Diagnosis of APRT deficiency
The diagnosis of APRT deficiency disease in our patient was confirmed by: (i) the absence of APRT enzyme activity in erythrocytes, (ii) the characterization of 2,8-DHA crystals in the urinary sediment and in the renal biopsy, (iii) the measurement of levels of adenine in a 24-hour urine specimen, (iv) the molecular analysis of the APRT gene.
High performance liquid chromatography (HPLC) analysis was used to measure APRT enzymatic activity in erythrocyte lysates and the levels of adenine were measured in 24-hour urine with UV detection .
The APRT activity was determined by calculating the AMP produced by hemolysates during the incubation with substrates over the basal hemolysate value, measured in a PRPP starved reaction.
Unfortunately, the pedigree has not been investigated in our study since the family members refused genetic investigation.
To evaluate the hydropathicity of both the wild type and the mutated protein, the Grand Average of Hydropathicity (GRAVY) was calculated with ProtParam Tool . Loss of the C-terminal domain also caused an alteration in the protein hydrophobicity: the GRAVY of the wild type protein is 0.104, whereas the GRAVY of the mutated protein is 0.058, indicating that the mutated form of the protein is more hydrophilic than the wild type one.
APRT deficiency is a disease caused by mutations in the APRT gene. There are more than 40 types of mutations in APRT gene, but currently only five allelic variants are responsible for the complete inactivation of the APRT protein both in vitro and in vivo.
This disease is characterized by the presence of 2,8-DHA crystals in urine. These crystals are radiolucent and are often considered as uric acid stones or, in renal biopsies, as oxalate crystals, causing an erroneous diagnosis. Ultraviolet or infrared spectrophotometry is required for their correct identification.
Accurate diagnosis of APRT deficiency is crucial because early treatment with allopurinol or low-purine diet effectively prevents the stone formation and may improve patients’ renal function. Nowadays, several diagnostic tools are available for the identification of the APRT deficiency such as 2,8-DHA crystal microscopic detection, APRT enzyme activity assays and molecular analysis of the APRT gene. In the present study, we analyzed an Italian patient with a clinical history of recurrent nephrolithiasis and chronic renal failure due to obstructive nephropathy and recurrent urinary tract infections. The patient received a renal transplant in 2010 but, unfortunately, he died 10 months after the surgical procedure. The definitive diagnosis of APRT deficiency was made by microscopic detection of 2,8-DHA crystals on the biopsy of the failing transplanted kidney and by documenting decreased APRT activity in red blood cells. Genetic analysis revealed a combination of a previously described homozygous state for rs8191483 SNP and a novel nonsense mutation p.Gln147X. The identification of two allelic variants in homozygous state suggest the consanguinity in this family. The carriers are asymptomatic and they are usually identified during family screening.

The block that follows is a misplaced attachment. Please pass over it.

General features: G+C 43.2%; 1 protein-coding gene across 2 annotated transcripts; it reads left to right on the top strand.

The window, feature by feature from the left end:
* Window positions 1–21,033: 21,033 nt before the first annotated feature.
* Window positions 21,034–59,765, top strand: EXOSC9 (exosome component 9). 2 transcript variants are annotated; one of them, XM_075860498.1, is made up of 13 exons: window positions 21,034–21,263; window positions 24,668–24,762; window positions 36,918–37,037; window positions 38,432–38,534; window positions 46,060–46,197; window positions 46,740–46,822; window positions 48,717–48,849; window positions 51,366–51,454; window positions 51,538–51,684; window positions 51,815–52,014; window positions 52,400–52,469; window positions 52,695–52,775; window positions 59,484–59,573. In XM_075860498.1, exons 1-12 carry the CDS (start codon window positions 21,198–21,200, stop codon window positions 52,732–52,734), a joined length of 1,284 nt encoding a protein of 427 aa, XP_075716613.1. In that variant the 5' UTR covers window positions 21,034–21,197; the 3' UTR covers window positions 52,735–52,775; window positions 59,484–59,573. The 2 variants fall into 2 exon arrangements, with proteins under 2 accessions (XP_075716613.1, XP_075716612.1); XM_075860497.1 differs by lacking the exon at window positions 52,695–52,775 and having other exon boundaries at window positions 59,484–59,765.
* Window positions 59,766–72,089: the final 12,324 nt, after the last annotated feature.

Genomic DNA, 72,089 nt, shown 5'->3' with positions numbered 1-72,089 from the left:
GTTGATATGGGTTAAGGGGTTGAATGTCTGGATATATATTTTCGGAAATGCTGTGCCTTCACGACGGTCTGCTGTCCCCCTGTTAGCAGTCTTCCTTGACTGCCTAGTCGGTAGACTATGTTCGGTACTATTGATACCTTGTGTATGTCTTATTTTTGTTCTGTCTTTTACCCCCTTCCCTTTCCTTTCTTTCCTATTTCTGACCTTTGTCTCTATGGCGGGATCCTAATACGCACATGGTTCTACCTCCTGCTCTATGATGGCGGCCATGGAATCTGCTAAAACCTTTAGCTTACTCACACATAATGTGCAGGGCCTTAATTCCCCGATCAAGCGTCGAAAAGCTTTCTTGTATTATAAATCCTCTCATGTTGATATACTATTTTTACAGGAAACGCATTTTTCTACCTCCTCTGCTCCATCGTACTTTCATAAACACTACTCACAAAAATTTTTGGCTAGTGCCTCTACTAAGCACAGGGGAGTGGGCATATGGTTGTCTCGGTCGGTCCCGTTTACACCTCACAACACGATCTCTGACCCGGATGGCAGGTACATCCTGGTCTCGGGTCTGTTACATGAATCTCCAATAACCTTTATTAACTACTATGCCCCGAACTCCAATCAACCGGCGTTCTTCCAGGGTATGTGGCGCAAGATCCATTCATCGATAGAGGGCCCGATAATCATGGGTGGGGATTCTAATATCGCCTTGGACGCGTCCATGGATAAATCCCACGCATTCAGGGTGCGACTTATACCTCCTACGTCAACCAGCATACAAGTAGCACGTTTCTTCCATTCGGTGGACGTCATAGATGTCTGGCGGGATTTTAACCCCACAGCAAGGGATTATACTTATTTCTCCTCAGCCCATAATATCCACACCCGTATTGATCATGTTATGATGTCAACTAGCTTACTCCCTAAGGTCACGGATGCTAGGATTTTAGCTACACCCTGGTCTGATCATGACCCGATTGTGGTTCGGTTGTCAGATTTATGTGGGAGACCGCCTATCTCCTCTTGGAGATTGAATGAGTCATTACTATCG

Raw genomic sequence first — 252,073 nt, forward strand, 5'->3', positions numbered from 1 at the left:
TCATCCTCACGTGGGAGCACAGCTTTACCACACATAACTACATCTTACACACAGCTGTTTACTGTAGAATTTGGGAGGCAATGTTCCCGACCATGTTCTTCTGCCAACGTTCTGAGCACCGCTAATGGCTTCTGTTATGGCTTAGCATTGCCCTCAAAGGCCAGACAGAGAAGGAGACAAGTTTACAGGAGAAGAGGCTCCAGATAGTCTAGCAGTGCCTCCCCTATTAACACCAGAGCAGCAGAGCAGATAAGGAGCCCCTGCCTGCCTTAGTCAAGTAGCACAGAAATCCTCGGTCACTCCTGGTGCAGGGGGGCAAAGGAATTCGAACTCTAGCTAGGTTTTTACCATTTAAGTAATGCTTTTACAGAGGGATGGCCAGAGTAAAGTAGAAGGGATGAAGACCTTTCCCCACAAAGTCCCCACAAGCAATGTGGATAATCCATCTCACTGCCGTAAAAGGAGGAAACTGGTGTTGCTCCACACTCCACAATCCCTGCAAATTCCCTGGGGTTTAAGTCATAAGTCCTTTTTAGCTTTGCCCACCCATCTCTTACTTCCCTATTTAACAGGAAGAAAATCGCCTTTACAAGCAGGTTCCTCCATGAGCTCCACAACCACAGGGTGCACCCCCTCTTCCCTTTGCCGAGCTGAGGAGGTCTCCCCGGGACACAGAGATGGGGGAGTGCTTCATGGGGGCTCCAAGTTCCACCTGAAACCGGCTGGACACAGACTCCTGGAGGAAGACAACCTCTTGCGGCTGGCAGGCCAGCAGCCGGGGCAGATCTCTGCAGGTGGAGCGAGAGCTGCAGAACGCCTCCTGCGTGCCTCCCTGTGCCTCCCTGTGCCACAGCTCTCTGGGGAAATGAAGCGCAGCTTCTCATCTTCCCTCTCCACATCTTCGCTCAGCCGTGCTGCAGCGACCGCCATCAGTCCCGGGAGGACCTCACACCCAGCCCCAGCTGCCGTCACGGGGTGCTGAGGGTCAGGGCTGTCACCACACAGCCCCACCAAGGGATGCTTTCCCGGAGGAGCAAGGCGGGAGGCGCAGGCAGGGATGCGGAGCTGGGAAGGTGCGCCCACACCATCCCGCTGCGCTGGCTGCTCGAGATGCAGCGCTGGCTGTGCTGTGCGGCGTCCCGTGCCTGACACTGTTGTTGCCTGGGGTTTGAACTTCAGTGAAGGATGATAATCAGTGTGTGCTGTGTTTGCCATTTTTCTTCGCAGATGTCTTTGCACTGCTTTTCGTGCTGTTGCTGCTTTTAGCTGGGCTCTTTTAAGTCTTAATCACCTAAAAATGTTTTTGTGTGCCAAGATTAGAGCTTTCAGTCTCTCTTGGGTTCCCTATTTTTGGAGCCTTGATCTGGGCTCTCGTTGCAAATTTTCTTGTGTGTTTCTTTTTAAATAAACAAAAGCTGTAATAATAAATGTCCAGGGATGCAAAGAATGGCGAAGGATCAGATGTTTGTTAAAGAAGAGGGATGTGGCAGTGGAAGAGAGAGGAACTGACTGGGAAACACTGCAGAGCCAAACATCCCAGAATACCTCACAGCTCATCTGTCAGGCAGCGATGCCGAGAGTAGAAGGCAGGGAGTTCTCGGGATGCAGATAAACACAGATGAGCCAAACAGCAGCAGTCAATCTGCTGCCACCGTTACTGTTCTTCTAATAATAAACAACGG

The normal human APRT is a protein of 180 amino acids, composed of 9 β-strands and 6 α-helices, which can be divided into the “core” (residues 33–169), the “hood” (residues 5–34), and the “flexible loop” (residues 95–113) domains. On the basis of the APRT structure, which has been widely described , it is evident that Ala131 and Leu159 are essential residues for the specific recognition of adenine among different purines through hydrophobic interactions. Moreover, the importance of the Leu159 residue is also confirmed by the presence in the same position of a lysine residue in the PRTases that binds hypoxanthine, xanthine, or guanine. This difference between residues located at the amino acid 159 position explains the specificity of type I PRTases for their respective purines .
The novel nonsense mutation reported in this study caused the introduction of a stop codon leading to the loss of 33 amino acids, corresponding to the C-terminal domain of the APRT protein. This portion represents the “core” of the APRT protein. In particular, the fundamental Leu159 residue, responsible for the correct activity of the APRT enzyme, is located in the S8 strand. Therefore, the complete inactivation of the APRT protein reported in our patient is due to the impaired binding of the specific substrate to the active site, since the g.2098C > T mutation deeply affects the enzyme structural integrity.
In conclusion, the novel nonsense mutation p.Gln147X might be the main cause for the therapeutic failure observed in our patient.
Moreover, the evidence of this novel “loss-of-function” mutation might be extremely useful as a new genetic diagnostic marker for the early identification of the APRT deficiency.
More than 30 years have passed since the recognition of the first mutation in the APRT gene but, although much has been done during this period, the identification and characterization of new mutations might be an important step forward in the clinical practice for improving the detection of this still underdiagnosed disease.
Written informed consent was obtained from the patient for publication of this case report and any accompanying images. A copy of the written consent is available for review by the Editor of this journal.
Adenine phosphoribosyltransferase deficiency
8-DHA: 2,8-dihydroxyadenine crystals
Grand average of hydropathicity
Human Genome Variation Society.
This study was supported by IRCCS Policlinico San Donato and by IRCCS Policlinico San Matteo.
We thank Dr. Claudia Alpini and Dr. Sabrina Peressini for microscopy technical support.